Something very important to get about modern art is that it is an encounter with the pure elements of the materials, and the process of formulating those materials into an organized body of a sculpture, a painting, or even a happening that is unique to a particular time. It is more akin to music, than a “depiction of something.” It relates to us more like a “performance,” even if we end up with an “art object” frozen in the time/space continuum.
This is an Henri Matisse painting of “cutouts” in the East Wing, with Sondra Ray in repose. There is something immediate about it. The forms are flat and bright and direct. In his later years, Matisse was bedridden and did a series of these “cutouts” from his bedside, putting together his compositions from a collage of brilliantly colored puzzle shapes. By then his name was well known enough to gain attention. Below is an overview of his work in about 60 seconds. Note his love for Islamic architectural patterning.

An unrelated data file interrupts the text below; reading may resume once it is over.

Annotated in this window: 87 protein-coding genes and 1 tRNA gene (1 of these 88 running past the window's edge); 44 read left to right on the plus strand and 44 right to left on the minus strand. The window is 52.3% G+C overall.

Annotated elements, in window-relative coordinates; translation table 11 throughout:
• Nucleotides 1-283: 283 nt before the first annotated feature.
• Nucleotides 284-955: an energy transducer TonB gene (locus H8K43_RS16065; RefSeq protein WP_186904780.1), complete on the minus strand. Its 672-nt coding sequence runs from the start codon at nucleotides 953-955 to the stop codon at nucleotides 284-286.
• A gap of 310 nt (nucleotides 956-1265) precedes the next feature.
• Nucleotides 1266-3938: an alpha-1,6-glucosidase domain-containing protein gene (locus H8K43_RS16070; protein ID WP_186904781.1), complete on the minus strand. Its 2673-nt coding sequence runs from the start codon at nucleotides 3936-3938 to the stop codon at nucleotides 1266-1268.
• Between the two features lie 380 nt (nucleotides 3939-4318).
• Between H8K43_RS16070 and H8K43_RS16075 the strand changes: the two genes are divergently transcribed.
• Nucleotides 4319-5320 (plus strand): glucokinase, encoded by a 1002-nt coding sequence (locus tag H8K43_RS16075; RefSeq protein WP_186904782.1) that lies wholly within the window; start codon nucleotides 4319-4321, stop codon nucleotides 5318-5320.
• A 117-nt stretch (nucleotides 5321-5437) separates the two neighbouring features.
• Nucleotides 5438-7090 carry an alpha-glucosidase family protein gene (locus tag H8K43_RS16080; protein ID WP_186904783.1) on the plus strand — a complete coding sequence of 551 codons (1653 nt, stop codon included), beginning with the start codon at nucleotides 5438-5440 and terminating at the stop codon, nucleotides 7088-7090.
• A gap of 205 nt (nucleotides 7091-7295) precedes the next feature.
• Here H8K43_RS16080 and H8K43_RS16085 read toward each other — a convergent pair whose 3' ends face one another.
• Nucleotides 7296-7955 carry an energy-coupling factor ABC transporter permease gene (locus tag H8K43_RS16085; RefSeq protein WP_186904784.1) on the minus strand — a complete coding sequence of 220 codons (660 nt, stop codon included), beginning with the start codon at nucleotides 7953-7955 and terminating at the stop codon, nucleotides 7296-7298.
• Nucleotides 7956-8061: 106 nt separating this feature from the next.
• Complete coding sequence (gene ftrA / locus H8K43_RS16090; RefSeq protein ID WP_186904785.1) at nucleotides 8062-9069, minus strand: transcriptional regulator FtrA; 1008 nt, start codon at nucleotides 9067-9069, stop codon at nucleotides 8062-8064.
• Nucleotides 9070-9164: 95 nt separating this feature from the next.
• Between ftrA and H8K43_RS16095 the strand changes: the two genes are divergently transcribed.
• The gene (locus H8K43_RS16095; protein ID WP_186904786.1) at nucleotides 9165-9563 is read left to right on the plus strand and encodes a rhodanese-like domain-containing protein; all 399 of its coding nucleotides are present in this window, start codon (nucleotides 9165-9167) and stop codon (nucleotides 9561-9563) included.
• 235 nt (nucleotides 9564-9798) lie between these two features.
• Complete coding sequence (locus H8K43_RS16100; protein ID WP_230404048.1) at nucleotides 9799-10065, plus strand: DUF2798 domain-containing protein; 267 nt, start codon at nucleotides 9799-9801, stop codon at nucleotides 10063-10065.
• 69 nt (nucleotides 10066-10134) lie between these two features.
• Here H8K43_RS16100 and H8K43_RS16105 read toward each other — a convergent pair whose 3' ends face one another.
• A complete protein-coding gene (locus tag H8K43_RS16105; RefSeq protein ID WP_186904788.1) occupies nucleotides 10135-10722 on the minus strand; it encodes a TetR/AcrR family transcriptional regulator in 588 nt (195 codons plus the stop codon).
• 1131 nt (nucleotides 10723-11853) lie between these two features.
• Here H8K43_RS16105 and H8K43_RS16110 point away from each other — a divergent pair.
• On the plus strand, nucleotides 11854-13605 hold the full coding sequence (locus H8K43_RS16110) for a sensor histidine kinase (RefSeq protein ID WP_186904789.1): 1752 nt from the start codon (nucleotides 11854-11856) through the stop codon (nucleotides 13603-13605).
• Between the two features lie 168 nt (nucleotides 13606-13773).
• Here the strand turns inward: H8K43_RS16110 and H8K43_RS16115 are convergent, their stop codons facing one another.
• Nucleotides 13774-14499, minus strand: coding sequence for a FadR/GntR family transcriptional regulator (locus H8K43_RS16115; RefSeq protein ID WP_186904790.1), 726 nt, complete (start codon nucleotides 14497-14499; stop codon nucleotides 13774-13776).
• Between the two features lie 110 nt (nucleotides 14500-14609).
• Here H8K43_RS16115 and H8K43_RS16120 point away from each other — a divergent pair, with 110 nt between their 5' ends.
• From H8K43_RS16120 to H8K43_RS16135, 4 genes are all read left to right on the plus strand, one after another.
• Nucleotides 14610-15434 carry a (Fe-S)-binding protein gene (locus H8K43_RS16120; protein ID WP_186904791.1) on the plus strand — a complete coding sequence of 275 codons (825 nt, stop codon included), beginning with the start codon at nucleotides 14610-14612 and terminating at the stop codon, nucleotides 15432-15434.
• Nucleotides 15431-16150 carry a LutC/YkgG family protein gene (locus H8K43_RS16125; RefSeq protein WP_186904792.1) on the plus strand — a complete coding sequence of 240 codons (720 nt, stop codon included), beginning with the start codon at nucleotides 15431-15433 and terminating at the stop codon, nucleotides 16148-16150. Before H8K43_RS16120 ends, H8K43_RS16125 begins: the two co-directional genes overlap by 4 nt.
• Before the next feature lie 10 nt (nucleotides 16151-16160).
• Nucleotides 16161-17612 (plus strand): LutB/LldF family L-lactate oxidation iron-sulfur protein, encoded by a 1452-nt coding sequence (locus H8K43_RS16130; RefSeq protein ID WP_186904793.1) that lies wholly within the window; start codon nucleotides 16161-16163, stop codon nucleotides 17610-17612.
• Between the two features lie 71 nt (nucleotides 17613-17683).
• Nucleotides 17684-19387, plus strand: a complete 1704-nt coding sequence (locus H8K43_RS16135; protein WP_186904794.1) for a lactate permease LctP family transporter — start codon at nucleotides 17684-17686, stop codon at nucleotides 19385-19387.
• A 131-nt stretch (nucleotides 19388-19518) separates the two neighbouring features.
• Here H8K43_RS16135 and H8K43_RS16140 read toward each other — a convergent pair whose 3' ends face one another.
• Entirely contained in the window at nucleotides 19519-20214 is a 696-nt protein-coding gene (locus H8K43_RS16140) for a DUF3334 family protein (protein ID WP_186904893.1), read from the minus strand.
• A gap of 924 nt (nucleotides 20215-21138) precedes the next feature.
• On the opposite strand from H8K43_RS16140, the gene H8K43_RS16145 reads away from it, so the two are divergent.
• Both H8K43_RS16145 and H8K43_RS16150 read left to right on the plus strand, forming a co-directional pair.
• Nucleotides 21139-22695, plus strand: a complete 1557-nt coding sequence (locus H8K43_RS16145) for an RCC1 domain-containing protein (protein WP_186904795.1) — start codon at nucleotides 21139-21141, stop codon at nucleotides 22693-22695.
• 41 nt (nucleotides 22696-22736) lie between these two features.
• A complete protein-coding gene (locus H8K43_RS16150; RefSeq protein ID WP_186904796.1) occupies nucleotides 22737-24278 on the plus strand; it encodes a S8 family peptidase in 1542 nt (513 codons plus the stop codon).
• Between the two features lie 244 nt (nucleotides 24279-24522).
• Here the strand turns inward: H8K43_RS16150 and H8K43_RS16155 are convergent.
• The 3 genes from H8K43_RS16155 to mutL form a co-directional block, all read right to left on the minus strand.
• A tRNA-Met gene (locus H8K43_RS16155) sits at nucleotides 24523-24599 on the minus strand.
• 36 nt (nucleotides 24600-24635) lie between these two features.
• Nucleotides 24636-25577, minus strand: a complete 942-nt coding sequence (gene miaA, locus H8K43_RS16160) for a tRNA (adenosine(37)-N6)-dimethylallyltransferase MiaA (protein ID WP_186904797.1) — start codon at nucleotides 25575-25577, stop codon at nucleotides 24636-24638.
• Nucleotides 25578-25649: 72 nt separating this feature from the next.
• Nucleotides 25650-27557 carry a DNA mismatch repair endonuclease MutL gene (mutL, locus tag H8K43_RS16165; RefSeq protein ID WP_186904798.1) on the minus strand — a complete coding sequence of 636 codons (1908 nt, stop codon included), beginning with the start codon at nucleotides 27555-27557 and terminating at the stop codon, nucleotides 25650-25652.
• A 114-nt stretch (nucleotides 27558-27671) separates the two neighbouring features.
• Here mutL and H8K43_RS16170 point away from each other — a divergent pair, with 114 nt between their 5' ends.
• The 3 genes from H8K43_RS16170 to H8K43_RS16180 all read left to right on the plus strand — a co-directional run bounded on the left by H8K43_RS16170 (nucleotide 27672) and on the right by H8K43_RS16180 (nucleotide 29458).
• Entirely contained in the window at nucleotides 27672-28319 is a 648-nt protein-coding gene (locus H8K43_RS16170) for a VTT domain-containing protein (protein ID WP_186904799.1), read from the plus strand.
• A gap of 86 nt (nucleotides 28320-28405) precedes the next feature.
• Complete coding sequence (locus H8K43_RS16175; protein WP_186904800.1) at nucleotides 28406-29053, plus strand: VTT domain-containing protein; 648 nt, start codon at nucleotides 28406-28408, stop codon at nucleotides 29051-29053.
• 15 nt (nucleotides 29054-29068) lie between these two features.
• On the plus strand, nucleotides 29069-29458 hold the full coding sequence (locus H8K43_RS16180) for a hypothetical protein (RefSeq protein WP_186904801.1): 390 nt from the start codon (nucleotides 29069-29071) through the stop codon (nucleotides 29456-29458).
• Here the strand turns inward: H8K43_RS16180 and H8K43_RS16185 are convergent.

One can sit and relax around the brilliance of the creative soul. The East Wing allows us to take a respite from the “doings” of modern work-a-day life in order to just “BE.” The space is conducive to loafing, which is like the poet said. One can “observe a spear of summer grass,” as Whitman wrote, and “celebrate myself.” In this celebration is great beauty, which abounds infinitely in the collection freely accessible to the people of this nation, and any visitor from foreign lands.
Our “Greats” Are Recognized